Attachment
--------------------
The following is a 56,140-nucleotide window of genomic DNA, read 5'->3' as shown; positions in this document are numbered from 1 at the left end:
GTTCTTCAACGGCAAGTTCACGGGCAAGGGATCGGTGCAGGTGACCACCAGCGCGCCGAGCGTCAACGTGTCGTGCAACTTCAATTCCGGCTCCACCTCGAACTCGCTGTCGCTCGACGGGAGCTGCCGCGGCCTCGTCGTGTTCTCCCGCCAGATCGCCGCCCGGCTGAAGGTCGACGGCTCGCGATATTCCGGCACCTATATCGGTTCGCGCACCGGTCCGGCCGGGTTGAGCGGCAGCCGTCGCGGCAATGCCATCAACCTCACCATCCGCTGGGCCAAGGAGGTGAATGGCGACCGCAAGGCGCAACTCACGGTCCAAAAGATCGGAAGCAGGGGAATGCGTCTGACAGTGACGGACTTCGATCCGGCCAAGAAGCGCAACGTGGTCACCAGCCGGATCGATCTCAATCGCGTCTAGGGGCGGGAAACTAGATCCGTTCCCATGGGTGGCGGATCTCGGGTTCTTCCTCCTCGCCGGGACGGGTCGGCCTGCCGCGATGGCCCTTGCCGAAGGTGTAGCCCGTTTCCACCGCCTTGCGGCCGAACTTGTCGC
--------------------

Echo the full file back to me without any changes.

The following is a 56,140-nucleotide window of genomic DNA, read 5'->3' as shown; positions in this document are numbered from 1 at the left end:
GTTCTTCAACGGCAAGTTCACGGGCAAGGGATCGGTGCAGGTGACCACCAGCGCGCCGAGCGTCAACGTGTCGTGCAACTTCAATTCCGGCTCCACCTCGAACTCGCTGTCGCTCGACGGGAGCTGCCGCGGCCTCGTCGTGTTCTCCCGCCAGATCGCCGCCCGGCTGAAGGTCGACGGCTCGCGATATTCCGGCACCTATATCGGTTCGCGCACCGGTCCGGCCGGGTTGAGCGGCAGCCGTCGCGGCAATGCCATCAACCTCACCATCCGCTGGGCCAAGGAGGTGAATGGCGACCGCAAGGCGCAACTCACGGTCCAAAAGATCGGAAGCAGGGGAATGCGTCTGACAGTGACGGACTTCGATCCGGCCAAGAAGCGCAACGTGGTCACCAGCCGGATCGATCTCAATCGCGTCTAGGGGCGGGAAACTAGATCCGTTCCCATGGGTGGCGGATCTCGGGTTCTTCCTCCTCGCCGGGACGGGTCGGCCTGCCGCGATGGCCCTTGCCGAAGGTGTAGCCCGTTTCCACCGCCTTGCGGCCGAACTTGTCGC